Medicine and the Media: Medical Experts' Problems and Solutions While Working with Journalists
Medical experts are one of the main sources used by journalists in reporting on medical science. This study aims to identify problems that medical experts encounter in contacts with the media representatives, elucidate their attitudes about interactions with journalists and reflect on solutions that could improve the quality of medical journalism.
Scientific Sinkhole: The Pernicious Price of Formatting
Objective To conduct a time-cost analysis of formatting in scientific publishing. Design International, cross-sectional study (one-time survey). Setting Internet-based self-report survey, live between September 2018 and January 2019. Participants Anyone working in research, science, or academia and who submitted at least one peer-reviewed manuscript for consideration for publication in 2017. Completed surveys were available for 372 participants from 41 countries (60% of respondents were from Canada). Main outcome measure Time (hours) and cost (wage per hour x time) associated with formatting a research paper for publication in a peer-reviewed academic journal. Results The median annual income category was US$61,000-80,999, and the median number of publications formatted per year was four. Manuscripts required a median of two attempts before they were accepted for publication. The median formatting time was 14 hours per manuscript, or 52 hours per person, per year. This resulted in a median calculated cost of US$477 per manuscript or US$1,908 per person, per year. Conclusions To our knowledge, this is the first study to analyze the cost of manuscript formatting in scientific publishing. Our results suggest that scientific formatting represents a loss of 52 hours, costing the equivalent of US$1,908 per researcher per year. These results identify the hidden and pernicious price associated with scientific publishing and provide evidence to advocate for the elimination of strict formatting guidelines, at least prior to acceptance.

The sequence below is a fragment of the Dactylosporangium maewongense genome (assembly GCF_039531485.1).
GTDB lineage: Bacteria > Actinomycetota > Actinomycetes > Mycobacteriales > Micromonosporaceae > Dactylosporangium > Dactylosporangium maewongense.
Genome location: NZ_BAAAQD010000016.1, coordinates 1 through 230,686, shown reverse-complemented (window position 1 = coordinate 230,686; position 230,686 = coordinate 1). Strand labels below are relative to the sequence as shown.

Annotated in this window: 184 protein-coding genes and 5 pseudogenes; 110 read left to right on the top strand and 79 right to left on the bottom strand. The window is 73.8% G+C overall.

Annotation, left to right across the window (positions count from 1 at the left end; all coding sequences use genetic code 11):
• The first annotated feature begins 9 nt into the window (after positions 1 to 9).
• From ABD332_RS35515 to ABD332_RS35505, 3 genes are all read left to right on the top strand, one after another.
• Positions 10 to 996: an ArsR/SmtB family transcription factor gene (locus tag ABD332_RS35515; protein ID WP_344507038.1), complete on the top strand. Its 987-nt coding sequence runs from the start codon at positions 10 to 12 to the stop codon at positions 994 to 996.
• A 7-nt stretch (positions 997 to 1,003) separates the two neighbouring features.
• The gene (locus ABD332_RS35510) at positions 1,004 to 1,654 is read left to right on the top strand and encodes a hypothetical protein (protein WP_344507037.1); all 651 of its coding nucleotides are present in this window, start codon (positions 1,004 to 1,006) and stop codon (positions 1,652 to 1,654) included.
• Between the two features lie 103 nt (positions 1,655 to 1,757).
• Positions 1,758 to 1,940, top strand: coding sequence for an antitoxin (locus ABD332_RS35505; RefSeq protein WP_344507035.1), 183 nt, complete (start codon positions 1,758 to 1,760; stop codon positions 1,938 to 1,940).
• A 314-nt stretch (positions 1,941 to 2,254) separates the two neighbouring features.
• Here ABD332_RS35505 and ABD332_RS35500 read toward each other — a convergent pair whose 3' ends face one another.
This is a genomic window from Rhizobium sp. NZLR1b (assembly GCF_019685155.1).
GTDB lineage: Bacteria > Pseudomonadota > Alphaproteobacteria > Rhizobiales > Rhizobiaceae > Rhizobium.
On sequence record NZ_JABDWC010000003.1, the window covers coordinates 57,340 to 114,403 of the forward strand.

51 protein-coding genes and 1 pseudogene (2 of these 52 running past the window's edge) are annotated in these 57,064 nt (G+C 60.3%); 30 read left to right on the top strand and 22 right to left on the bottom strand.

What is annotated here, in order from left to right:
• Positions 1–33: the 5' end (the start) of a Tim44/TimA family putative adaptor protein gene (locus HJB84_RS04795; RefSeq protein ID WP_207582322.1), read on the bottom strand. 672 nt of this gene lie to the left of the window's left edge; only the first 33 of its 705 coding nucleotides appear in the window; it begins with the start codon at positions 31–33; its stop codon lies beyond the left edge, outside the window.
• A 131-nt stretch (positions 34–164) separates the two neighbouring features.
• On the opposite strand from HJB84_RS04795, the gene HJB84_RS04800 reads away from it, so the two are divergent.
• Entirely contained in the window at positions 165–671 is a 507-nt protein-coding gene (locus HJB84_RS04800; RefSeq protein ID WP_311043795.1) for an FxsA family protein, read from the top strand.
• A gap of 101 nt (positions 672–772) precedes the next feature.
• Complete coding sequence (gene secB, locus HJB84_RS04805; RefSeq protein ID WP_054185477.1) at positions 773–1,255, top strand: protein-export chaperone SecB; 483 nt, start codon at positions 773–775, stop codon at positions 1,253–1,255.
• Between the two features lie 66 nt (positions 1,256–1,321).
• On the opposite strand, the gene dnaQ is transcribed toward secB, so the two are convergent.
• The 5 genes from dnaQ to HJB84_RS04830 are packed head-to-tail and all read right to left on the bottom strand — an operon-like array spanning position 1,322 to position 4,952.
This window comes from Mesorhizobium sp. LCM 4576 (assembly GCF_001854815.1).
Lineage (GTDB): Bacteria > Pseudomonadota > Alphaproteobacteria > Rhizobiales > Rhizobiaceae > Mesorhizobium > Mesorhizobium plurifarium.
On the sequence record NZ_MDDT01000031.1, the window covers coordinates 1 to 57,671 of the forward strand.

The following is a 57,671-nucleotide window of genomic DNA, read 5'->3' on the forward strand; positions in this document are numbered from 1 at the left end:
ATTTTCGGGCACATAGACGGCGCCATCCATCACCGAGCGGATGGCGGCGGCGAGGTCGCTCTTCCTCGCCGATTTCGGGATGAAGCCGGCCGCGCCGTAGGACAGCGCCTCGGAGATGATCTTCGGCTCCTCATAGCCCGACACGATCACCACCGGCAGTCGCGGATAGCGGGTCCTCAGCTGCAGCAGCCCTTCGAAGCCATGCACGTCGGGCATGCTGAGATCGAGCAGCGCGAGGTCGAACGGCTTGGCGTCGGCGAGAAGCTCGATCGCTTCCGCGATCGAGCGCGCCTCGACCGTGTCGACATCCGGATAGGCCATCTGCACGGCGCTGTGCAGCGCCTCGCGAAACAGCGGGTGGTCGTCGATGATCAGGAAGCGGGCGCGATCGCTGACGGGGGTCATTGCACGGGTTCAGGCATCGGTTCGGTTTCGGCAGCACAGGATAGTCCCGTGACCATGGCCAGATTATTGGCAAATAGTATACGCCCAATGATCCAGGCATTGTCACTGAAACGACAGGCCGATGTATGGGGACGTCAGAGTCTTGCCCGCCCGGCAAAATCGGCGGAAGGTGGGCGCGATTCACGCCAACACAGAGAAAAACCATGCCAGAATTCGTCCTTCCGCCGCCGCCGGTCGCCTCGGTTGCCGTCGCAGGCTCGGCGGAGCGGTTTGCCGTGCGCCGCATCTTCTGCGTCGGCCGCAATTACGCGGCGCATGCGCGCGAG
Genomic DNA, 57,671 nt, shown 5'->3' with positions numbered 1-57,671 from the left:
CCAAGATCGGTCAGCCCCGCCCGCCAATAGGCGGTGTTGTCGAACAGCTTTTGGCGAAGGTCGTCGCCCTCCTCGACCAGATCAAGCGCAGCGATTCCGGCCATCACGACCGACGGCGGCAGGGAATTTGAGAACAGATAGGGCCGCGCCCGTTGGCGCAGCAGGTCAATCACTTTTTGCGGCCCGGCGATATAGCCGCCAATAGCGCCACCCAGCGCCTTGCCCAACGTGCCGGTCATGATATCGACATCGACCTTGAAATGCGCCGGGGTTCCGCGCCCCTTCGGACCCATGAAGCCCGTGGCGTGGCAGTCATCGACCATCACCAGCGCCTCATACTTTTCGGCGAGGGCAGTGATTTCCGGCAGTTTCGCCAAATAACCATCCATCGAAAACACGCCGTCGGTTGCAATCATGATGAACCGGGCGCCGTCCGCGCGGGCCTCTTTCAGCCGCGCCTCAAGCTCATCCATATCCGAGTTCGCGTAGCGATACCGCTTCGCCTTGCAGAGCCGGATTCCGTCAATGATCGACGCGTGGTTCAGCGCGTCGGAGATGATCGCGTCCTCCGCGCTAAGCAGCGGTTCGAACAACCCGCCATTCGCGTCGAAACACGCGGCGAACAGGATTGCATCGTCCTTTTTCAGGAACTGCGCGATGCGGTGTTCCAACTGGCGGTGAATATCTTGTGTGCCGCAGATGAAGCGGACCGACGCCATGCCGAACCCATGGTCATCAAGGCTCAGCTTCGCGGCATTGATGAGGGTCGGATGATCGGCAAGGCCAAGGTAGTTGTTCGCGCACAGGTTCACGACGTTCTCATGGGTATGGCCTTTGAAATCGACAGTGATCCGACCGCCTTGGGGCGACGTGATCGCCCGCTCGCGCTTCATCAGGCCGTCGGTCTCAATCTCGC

Does Increased Interdisciplinary Contact Among Hard and Social Scientists Help or Hinder Interdisciplinary Research?
For interdisciplinary projects to flourish, scientists must recognise the potential contribution of other disciplines in answering key research questions. Recent research suggested that social sciences may be appreciated less than hard sciences overall.
Citation Gaming Induced by Bibliometric Evaluation: A Country-level Comparative Analysis
Article proposes a new inwardness indicator able to gauge the degree of scientific self-referentiality of a country. A comparative analysis of the trends for the G10 countries in the years 2000-2016 reveals a net increase of the Italian inwardness.
Engaging Policy in Science Writing: Patterns and Strategies
Translating scientific research and findings into policy discussion often requires an understanding of the institutional complexities of policy processes. This study developed a set of metrics to examine how researchers have undertaken that challenge.
Speeding Up the Publication Process at PLOS ONE | EveryONE: The PLOS ONE Blog
At PLOS ONE we like to speed up the publication process wherever we can. We like science to be out in the open, and publication of peer-reviewed research to take place without undue delays, so that others can use and build upon the findings. Aligned with our founding mission, we aim to be as fast as we can while remaining true to our publication criteria and without compromising the quality of the peer review process.